I haven’t blogged in a while as life, work and (finally) summer have got in the way. But I can’t resist writing about today’s news story that proposals are on the table to create financial incentives for organ donors.
It is tragic that so many people die waiting for a transplant, and I entirely support the suggestion that donating become ‘opt-out’ rather than ‘opt-in’, which enables people to retain control over their body parts whilst ensuring that the majority, who are quite happy to see their organs used by someone else after death, are not foiled by having not got round to joining the donor register. But I’m not at all sure about the impact, or effectiveness, of offering inducements to nudge people towards making the decision to donate organs.
I got started studying charitable giving as a result of reading a wonderful book by Richard Titmuss called ‘The Gift Relationship: from human blood to social policy’. Published in 1971, Titmuss compares the blood donor system in the UK, where donors make a ‘free gift’ of their blood, with the system in the US, where donors are paid to donate. He concludes that the UK system produces healthier blood, as people are not incentivised to cheat by making excessive numbers of donations or attempting to sell infected blood. But, perhaps more crucially in the context of those of us trying to encourage charitable giving, he wrote that the importance of a voluntary national blood service lies in the fact that very few opportunities exist in modern, technical, large-scale organised societies for ordinary people to act altruistically outside their own networks of family and friends. He therefore concludes that we must maintain a voluntary, rather than incentivised system for donating blood (and, by extension, for donating organs) because it is important to create and support structures in our society that allow and encourage people to demonstrate generosity to strangers.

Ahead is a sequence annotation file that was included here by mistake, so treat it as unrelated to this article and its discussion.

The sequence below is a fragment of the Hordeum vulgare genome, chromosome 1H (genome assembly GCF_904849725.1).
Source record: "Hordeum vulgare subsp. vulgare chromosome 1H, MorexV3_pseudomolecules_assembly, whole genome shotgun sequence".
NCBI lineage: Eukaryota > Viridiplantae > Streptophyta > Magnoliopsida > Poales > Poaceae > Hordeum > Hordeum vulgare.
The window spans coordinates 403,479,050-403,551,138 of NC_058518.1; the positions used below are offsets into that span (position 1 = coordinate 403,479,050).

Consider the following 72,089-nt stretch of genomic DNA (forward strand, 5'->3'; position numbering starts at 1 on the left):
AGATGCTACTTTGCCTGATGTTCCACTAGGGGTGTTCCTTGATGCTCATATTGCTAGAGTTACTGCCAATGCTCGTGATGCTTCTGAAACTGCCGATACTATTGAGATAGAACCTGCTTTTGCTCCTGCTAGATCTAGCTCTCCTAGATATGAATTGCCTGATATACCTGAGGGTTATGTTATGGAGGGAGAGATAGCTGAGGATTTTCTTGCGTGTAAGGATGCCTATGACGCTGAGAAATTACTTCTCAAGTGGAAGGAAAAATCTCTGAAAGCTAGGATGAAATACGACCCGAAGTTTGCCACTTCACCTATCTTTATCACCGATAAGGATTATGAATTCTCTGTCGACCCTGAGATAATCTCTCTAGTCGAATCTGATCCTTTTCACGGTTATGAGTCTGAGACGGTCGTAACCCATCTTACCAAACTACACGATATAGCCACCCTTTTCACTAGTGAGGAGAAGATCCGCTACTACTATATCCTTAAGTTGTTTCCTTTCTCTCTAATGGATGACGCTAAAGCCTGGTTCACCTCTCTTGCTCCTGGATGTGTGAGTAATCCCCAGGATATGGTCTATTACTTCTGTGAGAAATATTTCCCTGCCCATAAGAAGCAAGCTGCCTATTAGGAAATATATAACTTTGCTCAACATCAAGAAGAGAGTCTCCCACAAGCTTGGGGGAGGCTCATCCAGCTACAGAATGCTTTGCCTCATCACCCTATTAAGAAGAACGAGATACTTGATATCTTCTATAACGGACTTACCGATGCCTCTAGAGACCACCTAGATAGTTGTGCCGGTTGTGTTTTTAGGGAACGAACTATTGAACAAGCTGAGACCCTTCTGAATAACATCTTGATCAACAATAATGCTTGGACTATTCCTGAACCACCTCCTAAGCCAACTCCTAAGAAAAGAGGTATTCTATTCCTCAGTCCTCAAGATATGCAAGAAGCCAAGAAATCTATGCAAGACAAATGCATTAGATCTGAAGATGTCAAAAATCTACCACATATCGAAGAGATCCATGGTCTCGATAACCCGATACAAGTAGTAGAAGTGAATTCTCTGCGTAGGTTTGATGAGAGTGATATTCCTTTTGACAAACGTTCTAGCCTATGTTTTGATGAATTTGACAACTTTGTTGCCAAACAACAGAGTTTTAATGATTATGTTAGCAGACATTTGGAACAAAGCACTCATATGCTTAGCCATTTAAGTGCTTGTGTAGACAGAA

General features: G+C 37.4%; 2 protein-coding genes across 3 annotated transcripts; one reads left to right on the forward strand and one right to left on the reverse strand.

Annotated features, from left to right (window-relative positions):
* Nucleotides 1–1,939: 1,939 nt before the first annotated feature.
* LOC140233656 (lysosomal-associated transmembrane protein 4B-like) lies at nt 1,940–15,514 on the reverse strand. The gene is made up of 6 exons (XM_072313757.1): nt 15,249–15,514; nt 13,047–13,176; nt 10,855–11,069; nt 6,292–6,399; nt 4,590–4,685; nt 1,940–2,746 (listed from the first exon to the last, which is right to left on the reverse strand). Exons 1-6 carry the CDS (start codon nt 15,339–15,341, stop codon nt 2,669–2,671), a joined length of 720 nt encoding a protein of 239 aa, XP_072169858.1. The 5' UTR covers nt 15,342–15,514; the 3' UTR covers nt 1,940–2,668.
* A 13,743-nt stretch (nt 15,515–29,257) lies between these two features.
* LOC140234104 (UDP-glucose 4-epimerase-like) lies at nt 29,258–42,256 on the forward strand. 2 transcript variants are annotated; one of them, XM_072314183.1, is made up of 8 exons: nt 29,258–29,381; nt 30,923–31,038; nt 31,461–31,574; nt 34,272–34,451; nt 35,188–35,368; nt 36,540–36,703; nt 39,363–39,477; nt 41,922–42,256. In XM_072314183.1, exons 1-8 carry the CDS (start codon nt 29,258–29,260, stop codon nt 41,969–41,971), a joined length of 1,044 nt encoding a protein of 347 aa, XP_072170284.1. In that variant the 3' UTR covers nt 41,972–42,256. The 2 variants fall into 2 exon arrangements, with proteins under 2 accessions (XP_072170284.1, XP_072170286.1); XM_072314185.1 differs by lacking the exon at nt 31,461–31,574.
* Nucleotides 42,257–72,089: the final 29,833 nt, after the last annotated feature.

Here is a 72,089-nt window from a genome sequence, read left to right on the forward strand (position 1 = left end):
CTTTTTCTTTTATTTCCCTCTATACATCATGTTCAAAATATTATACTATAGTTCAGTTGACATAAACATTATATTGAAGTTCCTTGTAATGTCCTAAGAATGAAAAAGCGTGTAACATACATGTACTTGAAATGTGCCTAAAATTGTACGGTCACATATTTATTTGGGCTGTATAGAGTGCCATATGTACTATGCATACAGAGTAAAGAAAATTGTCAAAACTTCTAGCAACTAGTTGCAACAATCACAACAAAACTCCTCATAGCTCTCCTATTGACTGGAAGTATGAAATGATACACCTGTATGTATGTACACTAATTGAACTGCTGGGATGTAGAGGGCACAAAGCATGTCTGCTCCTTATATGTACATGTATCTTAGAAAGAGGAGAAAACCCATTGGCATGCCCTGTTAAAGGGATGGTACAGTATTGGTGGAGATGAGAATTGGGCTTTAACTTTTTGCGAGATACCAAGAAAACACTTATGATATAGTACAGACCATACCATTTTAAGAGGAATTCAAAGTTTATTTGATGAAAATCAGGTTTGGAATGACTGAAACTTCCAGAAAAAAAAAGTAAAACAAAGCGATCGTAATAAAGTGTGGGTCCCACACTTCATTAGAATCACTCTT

The voluntary giving of blood and organs is part of a wider set of norms regarding the exchange of significant gifts between strangers that fundraisers rely upon. We draw upon that tradition every time we ask someone to give away some of their private wealth to support the public good. I do hope that any changes to encourage organ donation do not end up threatening the concept of free gifts in our society.